The Greek Sale, Sotheby’s London – 10th May 2004

The jitters and worries were aplenty. Hanging from one sale in order to recover invested money and finance the rest of my projects for the Olympics was dangerous. I desperately needed money to keep the operation going, the bankers happy and the artists working for me in Athens employed and content. Hope was my best companion in life and it nearly always supported my efforts and causes. It kept dreams alive!
Two o’clock! Sotheby’s room at Olympia was full. The Greek collectors gathered in their dozens ready to spend and invest in Greek art. Many familiar faces attended, close acquaintances sat nearby ready to bid. Pretending to be in a happy mood was part of the art of doing business, but I was worried, very worried. Thirteen investments for sale, thirteen worries to live through. No exaggeration!
The bidding was brisk from the start and spread well between telephones and audience. Soon enough, it became evident that the sale would be fine, if not very good. Less worried, cool and composed I waited for my turn to celebrate a little. Cool, but for how long?
The little Geralis from Montreal was lot seven and the first to be sold from my property. I sat motionless and waited with great expectation and apprehension. Bidding in the room, phone bidding and soon the beautiful painting had climbed to the reserve of £3000. No worries there! Slowly and gradually it climbed to £4800 and the Geralis from Canada became indeed a good present from IEGOR. That was a very good result that calmed me down a little and made me feel hopeful about the next twelve pieces. I could not be on edge throughout a sale of 172 lots, could I? Well yes, I could, and I was to the last minute, since the Doukas Still Life was lot 170.
I was particularly anxious about the four Zenetzis paintings and the small pair of Kalogeropoulos paintings. Would they sell? Would the price bracket of my contemporary artists improve? My fears were unfounded as all the Zenetzis paintings sold very well with the impressive, ‘View of Monastiraki with the Acropolis Beyond’ selling at £4400, a record for the artist and an impressive percentage profit for me. Kalogeropoulos’ pair of marine paintings, only 30×40 cm each, sold for £2200, which represented a great 500% profit.

                      Leon Kalogeropoulos

How could I worry about the Fassianos minute drawing of a woman in pink, which cost me just five hundred pounds in Paris two years earlier? Punchily estimated at £1000-1500, it sold very well at £2200.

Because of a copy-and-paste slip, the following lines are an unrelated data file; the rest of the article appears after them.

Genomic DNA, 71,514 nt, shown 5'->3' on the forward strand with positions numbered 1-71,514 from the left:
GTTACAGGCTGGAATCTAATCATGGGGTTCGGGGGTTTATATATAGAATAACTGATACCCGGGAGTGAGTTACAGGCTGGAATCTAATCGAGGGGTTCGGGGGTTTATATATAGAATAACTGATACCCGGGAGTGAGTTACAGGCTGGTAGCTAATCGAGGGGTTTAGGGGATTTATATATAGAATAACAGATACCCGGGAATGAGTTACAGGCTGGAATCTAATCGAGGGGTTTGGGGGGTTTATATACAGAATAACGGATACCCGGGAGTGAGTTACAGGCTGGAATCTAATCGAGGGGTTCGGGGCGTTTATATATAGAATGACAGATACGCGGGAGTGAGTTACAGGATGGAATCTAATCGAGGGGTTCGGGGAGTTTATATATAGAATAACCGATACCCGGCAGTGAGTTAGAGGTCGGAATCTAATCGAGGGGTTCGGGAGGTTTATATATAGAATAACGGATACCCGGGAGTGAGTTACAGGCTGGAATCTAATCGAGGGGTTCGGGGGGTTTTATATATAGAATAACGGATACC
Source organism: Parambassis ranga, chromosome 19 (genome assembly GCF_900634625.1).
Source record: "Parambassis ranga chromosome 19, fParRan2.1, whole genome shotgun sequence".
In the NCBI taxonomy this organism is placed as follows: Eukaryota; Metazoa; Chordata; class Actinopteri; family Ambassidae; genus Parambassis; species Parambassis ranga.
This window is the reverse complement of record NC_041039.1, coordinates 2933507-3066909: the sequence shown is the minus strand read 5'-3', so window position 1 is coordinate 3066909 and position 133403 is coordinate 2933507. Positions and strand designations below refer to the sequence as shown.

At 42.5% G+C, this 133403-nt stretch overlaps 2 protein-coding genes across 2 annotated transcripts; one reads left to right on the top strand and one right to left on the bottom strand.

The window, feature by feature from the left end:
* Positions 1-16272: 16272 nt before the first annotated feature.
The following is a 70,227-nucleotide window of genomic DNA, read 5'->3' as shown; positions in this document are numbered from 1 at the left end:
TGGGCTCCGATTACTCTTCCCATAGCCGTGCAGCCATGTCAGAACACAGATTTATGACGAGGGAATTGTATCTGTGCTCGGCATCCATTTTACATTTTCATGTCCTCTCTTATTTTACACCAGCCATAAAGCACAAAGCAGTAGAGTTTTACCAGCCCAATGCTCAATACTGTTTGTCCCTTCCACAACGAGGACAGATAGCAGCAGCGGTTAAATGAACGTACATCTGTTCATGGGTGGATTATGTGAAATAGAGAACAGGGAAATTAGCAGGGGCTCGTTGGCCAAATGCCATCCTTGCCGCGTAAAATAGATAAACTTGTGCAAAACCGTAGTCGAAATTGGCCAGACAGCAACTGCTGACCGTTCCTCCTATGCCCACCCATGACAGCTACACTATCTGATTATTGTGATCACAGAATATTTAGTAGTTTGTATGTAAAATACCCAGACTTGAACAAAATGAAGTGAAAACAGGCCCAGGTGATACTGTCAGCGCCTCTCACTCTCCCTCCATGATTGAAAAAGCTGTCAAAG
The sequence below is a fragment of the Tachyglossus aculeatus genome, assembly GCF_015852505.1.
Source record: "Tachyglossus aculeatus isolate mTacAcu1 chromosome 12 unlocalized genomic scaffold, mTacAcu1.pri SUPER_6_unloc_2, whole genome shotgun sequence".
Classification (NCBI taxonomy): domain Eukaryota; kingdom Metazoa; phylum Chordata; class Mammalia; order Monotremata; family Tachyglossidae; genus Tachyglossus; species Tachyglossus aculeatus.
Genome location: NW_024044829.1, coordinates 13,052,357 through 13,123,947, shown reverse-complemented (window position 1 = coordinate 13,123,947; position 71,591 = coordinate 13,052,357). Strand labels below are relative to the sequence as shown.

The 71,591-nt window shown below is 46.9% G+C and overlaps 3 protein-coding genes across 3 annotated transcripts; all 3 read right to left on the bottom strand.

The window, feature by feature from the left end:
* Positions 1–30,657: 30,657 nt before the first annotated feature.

Most paintings sold well and nearly everything sold to expectations. My only disappointment was with the major investments in Xenos and Kanas, purchased in Athens, which returned negligible profits. The sales total of £34,000 minus the commissions and expenses of Sotheby’s was very good. I was left with a net return of £30,000 plus two unsold paintings. I was absolutely thrilled with 100% profit. Years and months of work had paid me handsomely and boosted my confidence and finances. But how long would that situation last? I could not control spending the money on everything I saw and liked. Whether that was for better or worse, I still do not know.

Every sale and every purchase is a page turned and a new lesson in trading. The May sale at Sotheby’s was very didactic:
• The art of Zenetzis and Kalogeropoulos was a sound investment returning me more than 500% on the initial outlay. It justified my strong views on investment in contemporary art at studio prices. The future looked promising for both artists!
• The Internet had contributed significantly to the profits. The brothers Geralis, Apostolos and Lucas, returned 200% and 130% respectively.
• Private purchases in Athens left much to be desired. The disappointing sales of the Xenos, Kanas and Doukas showed that I had paid too much for them. Time to give up that way of investing, or rather be less open-handed.
Twenty years after I had ventured into art and after so many years of experience I was still learning. Life is a never-ending learning experience either you are twenty, forty, eighty or a hundred. The memorable May sales became history with plenty learned. I had no time to relax and enjoy a little the rewards of my hard work as the Olympics in Athens were approaching fast and other purchases were pushed my way. No rest for the high aspiring art investor especially when money was sitting in the bank!

I WAS RIGHT IN RUSHING TO SELL AS THE GREEK MARKET TOOK A DIVE IN 2009 FROM WHICH IT HAS NOT YET RECOVERED. MOVING IN THE RIGHT DIRECTION BUT NOT AT THE LEVEL OF 2004-2008. ART IS PROMISING INVESTMENT ESPECIALLY WHEN THE INVESTOR KNOWS A FEW TINGS ABOUT ART, ARTISTS AND MARKETS OF ART.

PETER CONSTANT